A history of greenspace and parks A history of greenspace and parks
by David Thorpe,
illustrations by Hunt Emerson

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Accessible parkieAccessible greenspaces

From the 1970s, parks became subsumed under the more general term 'green spaces', and ecology was the buzz word.

Greenspace could be any pocket of nature from a bicycle path, a vacant lot, an urban waterfront, a rooftop, to a pedestrian walkway, as designers and community groups planted trees and shrubs wherever they could. They were "a visual and acoustic counterpoint to the city".

In many ways, the thinking had come full circle, but now informed by the benefits of 100 years' experience.

Why people visit parks

A great deal of research has now been done into how and why people visit parks - not to mention who they are and what they prefer to do there.


Wedding in the park
Enjoying the park
Concert in the park
public event in a park

All of this is leading to a new approach to park design and managament. For instance, we know that -

  • 40% of visitors come to a park visit every day;

  • the average length of visit is 30 minutes;

  • parks need to be up to about five minutes' walk from home;

  • there are more men than women, fewer older people than would be expected and fewer disabled people;

  • people from ethnic groups have particular uses for the park;

  • an area of around two hectares is the smallest area that people wish to visit regularly.

People are discouraged from using parks by poor design and maintenance. More appropriate uses for parks, such as illustrated on this page, need to be found to reverse their decline and put them back at the centre of their communities.


The Sensory Trust has pioneered the development and implementation of design guidelines to maximise the enjoyment and usage of greenspace by everyone.

Adventure and restoration

We have discovered that by naturalising parklands, urban wildlife will multiply and small eco-systems within city boundaries are quite possible. Such greenery also provides a better relief from the city's rat race.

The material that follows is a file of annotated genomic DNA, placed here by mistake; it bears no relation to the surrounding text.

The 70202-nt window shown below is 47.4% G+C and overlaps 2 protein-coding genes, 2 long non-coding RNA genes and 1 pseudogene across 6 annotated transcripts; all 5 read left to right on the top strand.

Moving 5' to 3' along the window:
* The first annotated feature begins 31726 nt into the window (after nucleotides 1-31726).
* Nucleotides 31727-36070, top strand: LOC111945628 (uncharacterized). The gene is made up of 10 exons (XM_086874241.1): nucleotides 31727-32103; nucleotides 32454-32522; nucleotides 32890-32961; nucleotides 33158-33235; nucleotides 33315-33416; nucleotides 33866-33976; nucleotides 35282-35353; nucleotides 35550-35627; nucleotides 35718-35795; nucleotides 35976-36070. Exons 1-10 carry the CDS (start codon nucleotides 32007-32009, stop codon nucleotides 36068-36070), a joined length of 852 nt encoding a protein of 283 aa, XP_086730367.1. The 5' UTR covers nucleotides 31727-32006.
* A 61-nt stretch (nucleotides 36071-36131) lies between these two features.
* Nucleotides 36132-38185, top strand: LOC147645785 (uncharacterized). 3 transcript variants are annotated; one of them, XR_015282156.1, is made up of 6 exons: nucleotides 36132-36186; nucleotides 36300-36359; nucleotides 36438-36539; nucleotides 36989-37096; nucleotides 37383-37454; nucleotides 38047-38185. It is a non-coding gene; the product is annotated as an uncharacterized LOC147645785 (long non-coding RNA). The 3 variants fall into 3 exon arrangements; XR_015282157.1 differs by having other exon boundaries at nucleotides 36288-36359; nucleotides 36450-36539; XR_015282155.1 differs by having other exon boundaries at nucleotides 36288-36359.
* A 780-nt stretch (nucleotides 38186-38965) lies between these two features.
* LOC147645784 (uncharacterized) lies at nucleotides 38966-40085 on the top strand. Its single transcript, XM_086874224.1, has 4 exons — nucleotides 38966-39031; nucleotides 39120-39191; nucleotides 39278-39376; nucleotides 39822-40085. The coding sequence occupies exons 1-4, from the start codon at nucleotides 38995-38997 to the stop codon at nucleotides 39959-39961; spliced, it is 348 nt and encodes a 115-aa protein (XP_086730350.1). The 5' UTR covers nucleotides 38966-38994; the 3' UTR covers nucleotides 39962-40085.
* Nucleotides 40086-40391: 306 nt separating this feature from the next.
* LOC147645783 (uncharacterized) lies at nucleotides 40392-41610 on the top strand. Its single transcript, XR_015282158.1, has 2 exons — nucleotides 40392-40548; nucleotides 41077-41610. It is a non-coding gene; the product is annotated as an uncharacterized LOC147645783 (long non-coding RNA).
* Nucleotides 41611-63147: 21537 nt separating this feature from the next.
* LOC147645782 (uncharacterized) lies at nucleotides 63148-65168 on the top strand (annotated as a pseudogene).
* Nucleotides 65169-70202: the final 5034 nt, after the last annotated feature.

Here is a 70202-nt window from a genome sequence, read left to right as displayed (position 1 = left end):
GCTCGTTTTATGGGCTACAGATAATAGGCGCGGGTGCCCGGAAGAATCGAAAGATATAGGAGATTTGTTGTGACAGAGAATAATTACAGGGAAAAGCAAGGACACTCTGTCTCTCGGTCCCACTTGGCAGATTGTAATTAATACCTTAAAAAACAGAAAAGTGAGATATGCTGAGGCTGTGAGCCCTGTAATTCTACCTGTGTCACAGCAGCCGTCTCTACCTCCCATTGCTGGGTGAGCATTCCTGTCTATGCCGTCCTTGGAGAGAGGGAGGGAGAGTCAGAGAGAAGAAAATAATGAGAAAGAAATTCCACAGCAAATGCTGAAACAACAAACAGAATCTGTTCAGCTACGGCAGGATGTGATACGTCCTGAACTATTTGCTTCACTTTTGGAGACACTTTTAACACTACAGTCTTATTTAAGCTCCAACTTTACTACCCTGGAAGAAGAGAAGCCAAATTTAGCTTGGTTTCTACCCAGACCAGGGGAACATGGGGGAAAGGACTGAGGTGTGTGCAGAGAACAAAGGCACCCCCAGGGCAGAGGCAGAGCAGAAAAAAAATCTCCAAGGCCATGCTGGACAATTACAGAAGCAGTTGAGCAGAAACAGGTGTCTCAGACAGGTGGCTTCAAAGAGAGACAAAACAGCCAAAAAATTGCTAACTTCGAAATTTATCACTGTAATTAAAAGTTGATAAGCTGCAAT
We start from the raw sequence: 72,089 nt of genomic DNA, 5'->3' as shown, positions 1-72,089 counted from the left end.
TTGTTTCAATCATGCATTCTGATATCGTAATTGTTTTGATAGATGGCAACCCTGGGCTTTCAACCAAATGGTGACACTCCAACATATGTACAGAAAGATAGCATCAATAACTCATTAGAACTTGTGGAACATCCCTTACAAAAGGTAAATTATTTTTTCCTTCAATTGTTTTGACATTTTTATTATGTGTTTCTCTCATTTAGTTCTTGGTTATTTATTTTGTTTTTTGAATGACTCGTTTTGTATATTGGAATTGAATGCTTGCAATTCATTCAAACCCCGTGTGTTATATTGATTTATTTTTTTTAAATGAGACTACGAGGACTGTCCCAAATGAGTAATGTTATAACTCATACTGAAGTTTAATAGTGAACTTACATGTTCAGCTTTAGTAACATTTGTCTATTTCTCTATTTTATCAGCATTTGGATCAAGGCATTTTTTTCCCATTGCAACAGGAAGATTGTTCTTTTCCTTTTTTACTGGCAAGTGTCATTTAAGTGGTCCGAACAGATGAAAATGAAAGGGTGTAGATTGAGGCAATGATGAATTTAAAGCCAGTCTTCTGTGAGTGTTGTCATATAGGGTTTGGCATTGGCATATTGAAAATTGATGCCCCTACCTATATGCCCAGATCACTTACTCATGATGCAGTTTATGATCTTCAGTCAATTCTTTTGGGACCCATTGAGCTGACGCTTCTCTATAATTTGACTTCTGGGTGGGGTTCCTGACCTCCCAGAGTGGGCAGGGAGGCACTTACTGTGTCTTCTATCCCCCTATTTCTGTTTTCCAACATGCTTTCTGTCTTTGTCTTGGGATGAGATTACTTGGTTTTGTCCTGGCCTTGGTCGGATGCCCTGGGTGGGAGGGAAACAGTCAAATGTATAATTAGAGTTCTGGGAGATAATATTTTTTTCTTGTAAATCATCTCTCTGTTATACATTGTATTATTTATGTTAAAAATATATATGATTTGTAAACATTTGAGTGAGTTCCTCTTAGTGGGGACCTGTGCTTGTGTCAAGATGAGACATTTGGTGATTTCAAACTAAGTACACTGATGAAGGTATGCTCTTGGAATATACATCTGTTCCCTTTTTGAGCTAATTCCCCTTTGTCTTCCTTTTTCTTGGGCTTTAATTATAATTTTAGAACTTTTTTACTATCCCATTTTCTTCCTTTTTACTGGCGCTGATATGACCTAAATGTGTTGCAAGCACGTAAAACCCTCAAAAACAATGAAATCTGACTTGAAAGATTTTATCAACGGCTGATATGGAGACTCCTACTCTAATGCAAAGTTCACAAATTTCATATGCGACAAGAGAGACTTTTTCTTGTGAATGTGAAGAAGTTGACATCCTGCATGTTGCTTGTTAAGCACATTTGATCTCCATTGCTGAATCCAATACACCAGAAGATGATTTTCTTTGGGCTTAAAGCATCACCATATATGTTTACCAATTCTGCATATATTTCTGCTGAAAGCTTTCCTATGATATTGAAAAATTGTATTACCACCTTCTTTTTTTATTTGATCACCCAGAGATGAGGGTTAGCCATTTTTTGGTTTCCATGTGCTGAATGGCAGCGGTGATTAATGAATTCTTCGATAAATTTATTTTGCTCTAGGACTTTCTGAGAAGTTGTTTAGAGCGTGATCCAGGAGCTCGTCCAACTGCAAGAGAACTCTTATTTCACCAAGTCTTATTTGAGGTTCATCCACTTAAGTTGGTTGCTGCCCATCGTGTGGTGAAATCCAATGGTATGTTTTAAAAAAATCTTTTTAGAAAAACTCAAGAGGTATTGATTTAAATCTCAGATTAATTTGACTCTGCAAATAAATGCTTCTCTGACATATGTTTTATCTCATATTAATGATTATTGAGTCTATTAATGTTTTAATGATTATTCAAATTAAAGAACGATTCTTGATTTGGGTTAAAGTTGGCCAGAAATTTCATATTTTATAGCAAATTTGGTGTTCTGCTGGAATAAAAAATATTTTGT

14% of the area of our towns and cities is park and open space - 120, 000 hectares. Yet local authorities are not obliged to provide or maintain green space as a statutory duty. This does not necessarily matter, as long as they are given an incentive to do so.

"Accessible, natural places provide the qualities of adventure and restoration which contribute much to people's health and well-being, and thereby contribute most to sustainable communities." - Accessible and Natural Green Space in Towns and Cities, English Nature.

More info

-> Case study: Bethlem Royal Hospital
-> Case study: Handsworth Park, Birmingham
-> Sustainable communities and cities
--> home

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© David Thorpe 2006 All Rights Reserved

Greening the city

The visionary William Morris wanted a greening of the cities - Trafalgar Square as apricot orchard, Shaftesbury Ave as Rose Garden, much of London returning to woodland.

Ebenezer Howard followed Morris.

Since the early Seventies this has begun to happen, with urban farms, tree planting, mini-parks, disused railway lines turning into linear parks - wildlife commuter paths, urban permaculture.

Islamic Gardens, Southwark Park

Islamic Gardens, Southwark Park

Combating poverty

In Boston, America, parks and open spaces were used in an anti-poverty drive for the following reasons:

  • Low income people are the ones who most need the public realm

  • In poor areas parks have received less maintenance than elsewhere

  • Parks give hope to their users

  • They bring diverse groups of people together

  • To let grass-roots leadership emerge

  • Creating a park is a solvable problem - compared to the perception of many other problems in poor neighbourhoods - but the process can help heal other social wounds